We share a new Study compiled by the “Scottish Widows” – a Life insurance, Pensions and Investment group based in Edinburgh, Scotland. (Olderhood has no commercial affiliation to the Group, but does have full permission to publish in Olderhood)
The Study finds that “NEARLY ONE IN THREE WORKING BRITS PLANS TO REINVENT OR CHANGE THEIR CAREER IN RETIREMENT”
While the Study was conducted in Britain, it is most appropriate for the global Olderhood audience, and we believe the statistics shown in the Study have universal application. Consultant to the Study was Professor Wendy Loretto, Professor Professor of Organisational Behaviour and Director of REF and Research, Edinburgh University, Scotland.
Almost half (49%) of the nation’s retirees are sparking a retirement revolution by transforming the end of their working lives, with almost one in 10 (8%) choosing to change careers and one in 20 starting their own business.
The Scottish Widows study has revealed a shift towards active retirement with most retirees motivated to make changes to keep active (43%) or follow their passion (20%). While one in ten say they need to maintain a flow of income, more retirees (11%) say they don’t want to stop working.
Working Population Gears Up for New Retirement era
The working population is already planning ahead, with 30% of working Britons planning to reinvent their careers when they retire, either by starting a new career, setting up a new business, or becoming a consultant. A fifth plan to continue learning, either through academic, vocational, or language courses.
One in six (17%) see maintaining a regular income stream as being key to their retirement plans and one in eight (12%) predict that they won’t want to stop working. A third aim to use their retirement to follow their passion (35%) or keep active (35%), while nearly one in five (19%) wants to give back to their community.
As life expectancy increases in a changing financial climate, the outlook is different for those on the brink of retirement than for those who have already retired. While 71% of retirees surveyed retired around or earlier than the age they expected, more than half (54%) of workers over 50 say they will retire later than they initially expected when starting out their career, with more than one in five (21%) now believing that they will retire over the age of 70.
Younger generations face an even more uncertain landscape. An analysis of Office for National Statistics (ONS) reports show that on average 30 year-olds will work until they are 66 and live until they are 87, with nearly one in five reaching 100. With 20-30 years potentially spent in retirement, savvy workers are acknowledging the need to have a plan, and are already preparing for an active retirement. One in six workers under the age of 50 does not expect to retire until their 70s, with one in three fearing they won’t be financially comfortable enough to retire earlier.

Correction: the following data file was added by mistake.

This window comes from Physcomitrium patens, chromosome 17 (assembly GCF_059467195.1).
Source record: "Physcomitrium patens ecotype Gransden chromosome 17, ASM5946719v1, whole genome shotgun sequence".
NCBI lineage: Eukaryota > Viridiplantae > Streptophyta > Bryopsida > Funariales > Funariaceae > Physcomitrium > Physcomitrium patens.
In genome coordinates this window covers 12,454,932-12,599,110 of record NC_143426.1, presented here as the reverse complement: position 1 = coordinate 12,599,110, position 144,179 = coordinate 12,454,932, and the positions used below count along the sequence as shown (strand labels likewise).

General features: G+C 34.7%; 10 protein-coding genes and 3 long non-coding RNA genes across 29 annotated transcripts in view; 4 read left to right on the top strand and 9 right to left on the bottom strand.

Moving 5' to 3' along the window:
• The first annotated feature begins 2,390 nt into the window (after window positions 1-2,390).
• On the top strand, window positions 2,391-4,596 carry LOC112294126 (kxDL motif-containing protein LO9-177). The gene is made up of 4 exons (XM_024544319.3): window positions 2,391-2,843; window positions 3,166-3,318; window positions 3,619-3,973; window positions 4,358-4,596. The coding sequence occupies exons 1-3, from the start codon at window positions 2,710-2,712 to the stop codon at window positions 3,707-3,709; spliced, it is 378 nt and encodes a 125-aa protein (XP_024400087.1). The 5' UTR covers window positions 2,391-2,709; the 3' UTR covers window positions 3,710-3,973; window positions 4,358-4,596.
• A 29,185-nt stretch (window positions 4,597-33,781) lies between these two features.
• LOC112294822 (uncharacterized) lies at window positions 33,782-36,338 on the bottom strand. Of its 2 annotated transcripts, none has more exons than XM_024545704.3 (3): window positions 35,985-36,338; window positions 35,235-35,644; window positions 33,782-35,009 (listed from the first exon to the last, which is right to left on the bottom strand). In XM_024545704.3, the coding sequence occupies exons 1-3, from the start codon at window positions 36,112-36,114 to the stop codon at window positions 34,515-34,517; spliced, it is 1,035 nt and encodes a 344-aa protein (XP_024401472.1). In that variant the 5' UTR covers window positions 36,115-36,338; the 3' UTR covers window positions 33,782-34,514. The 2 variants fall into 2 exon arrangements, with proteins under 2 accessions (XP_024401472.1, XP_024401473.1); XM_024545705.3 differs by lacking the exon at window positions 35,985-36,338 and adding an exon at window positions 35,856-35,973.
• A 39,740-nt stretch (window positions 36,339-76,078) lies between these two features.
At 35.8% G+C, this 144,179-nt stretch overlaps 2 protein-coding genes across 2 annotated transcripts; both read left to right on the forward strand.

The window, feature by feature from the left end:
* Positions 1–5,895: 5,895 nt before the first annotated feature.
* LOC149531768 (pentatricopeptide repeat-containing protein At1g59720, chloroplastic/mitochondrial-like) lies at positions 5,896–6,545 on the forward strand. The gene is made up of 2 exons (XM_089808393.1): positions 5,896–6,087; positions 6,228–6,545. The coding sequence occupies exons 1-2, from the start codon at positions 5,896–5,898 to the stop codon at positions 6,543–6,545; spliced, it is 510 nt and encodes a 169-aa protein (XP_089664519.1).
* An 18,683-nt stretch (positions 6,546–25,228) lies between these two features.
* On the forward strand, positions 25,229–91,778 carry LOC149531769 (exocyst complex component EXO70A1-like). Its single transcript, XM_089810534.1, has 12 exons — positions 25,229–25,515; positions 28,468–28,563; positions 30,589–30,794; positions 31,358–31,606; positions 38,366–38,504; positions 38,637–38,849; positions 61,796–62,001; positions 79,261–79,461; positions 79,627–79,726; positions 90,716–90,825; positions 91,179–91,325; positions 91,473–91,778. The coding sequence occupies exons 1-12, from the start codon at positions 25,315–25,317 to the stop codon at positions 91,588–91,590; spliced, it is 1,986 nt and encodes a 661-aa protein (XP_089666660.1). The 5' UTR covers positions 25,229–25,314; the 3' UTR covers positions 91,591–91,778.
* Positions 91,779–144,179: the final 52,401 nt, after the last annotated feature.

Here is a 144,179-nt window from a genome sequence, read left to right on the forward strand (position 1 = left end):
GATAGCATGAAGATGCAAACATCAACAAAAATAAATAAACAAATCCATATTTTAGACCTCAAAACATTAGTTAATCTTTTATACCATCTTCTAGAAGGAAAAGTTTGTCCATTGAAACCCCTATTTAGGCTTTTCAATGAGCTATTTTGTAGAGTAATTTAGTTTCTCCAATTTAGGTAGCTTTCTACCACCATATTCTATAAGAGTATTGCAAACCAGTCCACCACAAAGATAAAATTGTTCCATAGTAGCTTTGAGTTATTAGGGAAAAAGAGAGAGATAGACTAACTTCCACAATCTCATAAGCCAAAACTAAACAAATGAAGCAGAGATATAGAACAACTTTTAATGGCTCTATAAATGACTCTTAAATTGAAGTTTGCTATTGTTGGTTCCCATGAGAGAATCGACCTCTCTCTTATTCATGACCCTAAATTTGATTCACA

Wendy Loretto, Professor of Organisational Behaviour, University of Edinburgh Business School, who worked with Scottish Widows on the study said: “As our society adapts to an ageing population, the way we perceive and plan for retirement has had to evolve. The reality is that we are not all able to stop working at 65, and this is likely to become even later in the future. With this in mind, people are adopting a new attitude towards this life stage and are starting to view working later in life as a positive opportunity rather than a burden.
“The Oxford Dictionary defines retirement as ‘the action of leaving one’s job and ceasing to work’ but these changes are so stark that this definition may have to be rewritten.”
Robert Cochran, key accounts pension development manager at Scottish Widows, said: “More and more people are seeing retirement as an opportunity to reinvent themselves, re-claiming time to focus on doing things they might not have had the chance to during their younger, working lives.
“However there is an increasing pressure in approaching a stage of life which is starting to differ from people’s expectations, but this transition is far less intimidating if they have a plan. Being realistic about what the future holds in a changing world enables them to best prepare themselves for the future they want.”
Robert Cochran, key accounts pension development manager, Scottish Widows and Professor Wendy Loretto are both available for interview.
For further information, contact:
Judi Bamford, Cohn & Wolfe
Tel: 0207 331 5695
Andrew McIntyre, Scottish Widows
Tel: 0131 655 5354
Notes to Editors
- Analysis of the ONS data was compiled for Scottish Widows by Stephen Lucas, Development Economics, in 2012
- This survey by OnePoll was conducted with 2,700 people across Britain in October – November 2013.
- Wendy Loretto is Professor of Organisational Behaviour at the University of Edinburgh Business School. Her main research field is age and employment, with a particular focus on changes in employees’ and employers’ attitudes and practices in extending working lives. She is especially interested in the ways in which gender and age interact to affect work and retirement experiences amongst older men and women. http://www.business-school.ed.ac.uk/about/people/64/Wendy/Loretto
Age working Brits expect to retire:
Retirement Expectation Age
Working Brits’ motivations for retirement*:
|Give back to community||Follow a passion||Train for a new career||Keep a flow of income||I don’t want to stop working||Continue to learn||Keep active|
Working Brits’ intentions for retirement*:
|Career change||Volunteer and/or community work||Freelance/contract work||Setting up own business||Vocational and/or academic course|
|Looking after grandchildren||Starting a new hobby||Travelling for more than a month||Caring for partner||Learning new language|
*Participants were able to select more than one choice.